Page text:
The best treatment for any allergy is to take steps to avoid exposure to your triggers. However, molds are common, and you can't completely avoid them. While there's no sure way to cure a mold allergy, a number of medications can ease your symptoms. These include:
- Nasal corticosteroids. These nasal sprays help prevent and treat the inflammation caused by an upper respiratory mold allergy. For many people they're the most effective allergy medications, and they're often the first medication prescribed. Examples include ciclesonide (Omnaris), fluticasone (Flonase), mometasone (Nasonex), triamcinolone (Nasacort AQ), budesonide (Rhinocort Aqua). Nosebleeds and nasal dryness are the most common side effects of these medications, which are generally safe for long-term use.
- Antihistamines. These medications can help with itching, sneezing and runny nose. They work by blocking histamine, an inflammatory chemical released by your immune system during an allergic reaction. Over-the-counter (OTC) antihistamines include loratadine (Alavert, Claritin), fexofenadine (Allegra) and cetirizine (Zyrtec Allergy). They cause little to no drowsiness or dry mouth. Older antihistamines such as clemastine (Tavist-1) work as well, but can make you drowsy, affect work and school performance, and cause dry mouth. The nasal sprays azelastine (Astelin, Astepro) and olopatadine hydrochloride (Patanase) are available by prescription. Side effects of the nasal sprays may include a bitter taste in your mouth and nasal dryness.
- Oral decongestants. OTC oral decongestants include Sudafed and Drixoral. Because oral decongestants can raise blood pressure, avoid them if you have high blood pressure (hypertension). Possible side effects include high blood pressure, insomnia, loss of appetite, heart pounding (palpitations), anxiety and restlessness.
- Decongestant nasal sprays. These include oxymetazoline (Afrin, others). Don't use these medications for more than three or four days, as they can cause congestion to come back with even worse symptoms when you stop using them. Other possible side effects include headache, insomnia and nervousness.
- Montelukast. Montelukast (Singulair) is a tablet taken to block the action of leukotrienes — immune system chemicals that cause allergy symptoms such as excess mucus. It has proved effective in treating allergic asthma, and it's also effective in treating mold allergy. Like antihistamines, this medication is not as effective as inhaled corticosteroids. It's often used when nasal sprays cannot be tolerated, or when mild asthma is present.
Other treatments for mold allergy include:
Oct. 29, 2014
- Immunotherapy. This treatment — a series of allergy shots — can be very effective for some allergies, such as hay fever. Allergy shots are used for only certain types of mold allergy.
- Nasal lavage. To help with irritating nasal symptoms, your doctor may recommend that you rinse your nose daily with salt water. Use a specially designed squeeze bottle, such as the one included in saline kits (Sinus Rinse, others), bulb syringe or neti pot to irrigate your nasal passages. This home remedy, called nasal lavage, can help keep your nose free of irritants. Use water that's distilled, sterile, previously boiled and cooled, or filtered using a filter with an absolute pore size of 1 micron or smaller to make up the irrigation solution. Also be sure to rinse the irrigation device after each use with similarly distilled, sterile, previously boiled and cooled, or filtered water and leave open to air-dry.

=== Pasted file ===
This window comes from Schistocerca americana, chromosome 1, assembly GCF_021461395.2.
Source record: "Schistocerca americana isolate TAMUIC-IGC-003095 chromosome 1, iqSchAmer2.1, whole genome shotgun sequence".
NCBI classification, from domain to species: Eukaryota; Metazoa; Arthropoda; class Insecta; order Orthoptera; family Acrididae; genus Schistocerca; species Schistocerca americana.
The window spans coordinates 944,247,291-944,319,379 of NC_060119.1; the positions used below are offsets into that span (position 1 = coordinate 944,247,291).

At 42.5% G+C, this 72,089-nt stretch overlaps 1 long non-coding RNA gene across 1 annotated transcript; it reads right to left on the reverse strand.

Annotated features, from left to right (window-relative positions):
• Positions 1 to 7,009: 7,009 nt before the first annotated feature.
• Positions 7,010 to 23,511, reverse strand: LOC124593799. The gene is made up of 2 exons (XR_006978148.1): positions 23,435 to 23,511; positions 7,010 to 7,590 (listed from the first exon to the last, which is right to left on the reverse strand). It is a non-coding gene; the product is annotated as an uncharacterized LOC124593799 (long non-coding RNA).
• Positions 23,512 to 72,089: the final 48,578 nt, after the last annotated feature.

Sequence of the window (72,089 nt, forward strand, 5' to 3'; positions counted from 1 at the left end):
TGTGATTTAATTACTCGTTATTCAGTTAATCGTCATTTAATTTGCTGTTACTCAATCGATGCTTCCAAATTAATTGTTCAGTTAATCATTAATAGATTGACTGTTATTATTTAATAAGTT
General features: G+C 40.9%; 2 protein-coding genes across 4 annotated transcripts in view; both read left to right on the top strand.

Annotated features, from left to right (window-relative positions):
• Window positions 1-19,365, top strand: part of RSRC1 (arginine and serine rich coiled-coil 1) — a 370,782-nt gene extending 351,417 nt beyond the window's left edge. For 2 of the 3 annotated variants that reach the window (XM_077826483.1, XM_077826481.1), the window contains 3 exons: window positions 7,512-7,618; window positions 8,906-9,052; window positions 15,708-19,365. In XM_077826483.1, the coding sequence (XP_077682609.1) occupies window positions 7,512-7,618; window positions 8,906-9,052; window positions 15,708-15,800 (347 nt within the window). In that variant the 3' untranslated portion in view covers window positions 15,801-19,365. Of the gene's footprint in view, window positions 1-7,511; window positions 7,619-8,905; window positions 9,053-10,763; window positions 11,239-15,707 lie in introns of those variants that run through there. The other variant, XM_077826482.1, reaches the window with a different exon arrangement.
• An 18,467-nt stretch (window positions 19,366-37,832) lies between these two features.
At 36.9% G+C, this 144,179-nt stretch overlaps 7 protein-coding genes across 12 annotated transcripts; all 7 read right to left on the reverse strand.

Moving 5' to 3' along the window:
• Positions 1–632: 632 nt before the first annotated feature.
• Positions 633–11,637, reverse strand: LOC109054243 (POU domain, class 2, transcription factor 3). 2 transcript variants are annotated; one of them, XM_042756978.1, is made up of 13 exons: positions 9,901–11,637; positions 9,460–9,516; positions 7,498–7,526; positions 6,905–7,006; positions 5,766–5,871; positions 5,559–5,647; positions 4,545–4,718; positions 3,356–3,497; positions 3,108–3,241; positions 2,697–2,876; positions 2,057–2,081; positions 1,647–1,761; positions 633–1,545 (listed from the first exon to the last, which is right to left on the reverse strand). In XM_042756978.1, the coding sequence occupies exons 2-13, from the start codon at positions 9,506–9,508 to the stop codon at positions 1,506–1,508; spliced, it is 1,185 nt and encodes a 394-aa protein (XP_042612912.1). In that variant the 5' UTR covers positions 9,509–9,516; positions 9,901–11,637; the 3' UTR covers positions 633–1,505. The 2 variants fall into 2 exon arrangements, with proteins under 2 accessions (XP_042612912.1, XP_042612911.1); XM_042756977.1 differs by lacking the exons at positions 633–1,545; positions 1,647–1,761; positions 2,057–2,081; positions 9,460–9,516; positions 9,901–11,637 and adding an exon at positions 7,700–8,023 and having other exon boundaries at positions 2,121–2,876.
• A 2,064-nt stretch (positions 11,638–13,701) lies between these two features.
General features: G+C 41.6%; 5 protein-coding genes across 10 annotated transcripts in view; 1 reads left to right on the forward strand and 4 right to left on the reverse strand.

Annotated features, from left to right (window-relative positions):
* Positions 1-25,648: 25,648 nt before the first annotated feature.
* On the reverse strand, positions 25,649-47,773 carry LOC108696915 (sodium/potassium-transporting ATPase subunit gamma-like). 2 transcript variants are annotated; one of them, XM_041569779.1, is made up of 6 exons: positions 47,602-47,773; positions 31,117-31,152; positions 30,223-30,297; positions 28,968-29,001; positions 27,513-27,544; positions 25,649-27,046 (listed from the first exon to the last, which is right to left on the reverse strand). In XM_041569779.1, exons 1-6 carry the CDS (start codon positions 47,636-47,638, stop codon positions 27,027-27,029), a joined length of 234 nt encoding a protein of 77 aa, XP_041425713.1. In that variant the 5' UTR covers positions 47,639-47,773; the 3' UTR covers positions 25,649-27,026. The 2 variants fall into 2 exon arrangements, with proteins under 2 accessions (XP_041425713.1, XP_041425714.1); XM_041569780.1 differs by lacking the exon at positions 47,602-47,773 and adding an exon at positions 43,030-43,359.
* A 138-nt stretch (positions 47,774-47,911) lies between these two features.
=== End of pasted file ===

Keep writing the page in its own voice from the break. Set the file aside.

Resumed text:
- Mold allergy overview. American Academy of Allergy, Asthma & Immunology. http://www.aaaai.org/conditions-and-treatments/allergies/mold-allergy.aspx. Accessed Nov. 29, 2012.
- Mold allergy. Asthma and Allergy Foundation of America. http://www.aafa.org/display.cfm?id=8&sub=15&cont=58. Accessed Nov. 29, 2012.
- Basic facts: Molds in the environment. Centers for Disease Control and Prevention. http://cdc.gov/mold/faqs.htm. Accessed Nov. 29, 2012.
- A brief guide to mold, moisture and your home. Environmental Protection Agency. http://www.epa.gov/mold/moldguide.html. Accessed Nov. 29, 2012.
- Atopic and allergic disorders. The Merck Manuals: The Merck Manual for Healthcare Professionals. http://www.merck.com/mmpe/print/sec13/ch165/ch165c.html. Accessed Nov. 29, 2012.
- Lalwani AK. Current Diagnosis & Treatment in Otolaryngology - Head & Neck Surgery. 3rd ed. New York, N.Y.: The McGraw-Hill Companies; 2012. http://www.accessmedicine.com/resourceTOC.aspx?resourceID=39. Accessed Nov. 29, 2012.
- Bope ET, et al. Conn's Current Therapy. Philadelphia, Pa.: Saunders Elsevier; 2012. http://www.mdconsult.com/books/about.do?eid=4-u1.0-B978-1-4377-0986-5..C2009-0-38984-9--TOP&isbn=978-1-4377-0986-5&about=true&uniqId=236797353-5. Accessed Nov. 20, 2012.
- Bozeman S, et al. Complications of allergic fungal sinusitis. The American Journal of Medicine. 2011;124:359.
- Allergic bronchopulmonary aspergillosis. The Merck Manuals: The Merck Manual for Healthcare Professionals. http://www.merckmanuals.com/home/lung_and_airway_disorders/allergic_and_autoimmune_diseases_of_the_lungs/allergic_bronchopulmonary_aspergillosis.html. Accessed Dec. 3, 2012.
- A brief guide to mold in the workplace. Occupational Safety and Health Administration. http://www.osha.gov/dts/shib/shib101003.html. Accessed Dec. 3, 2012.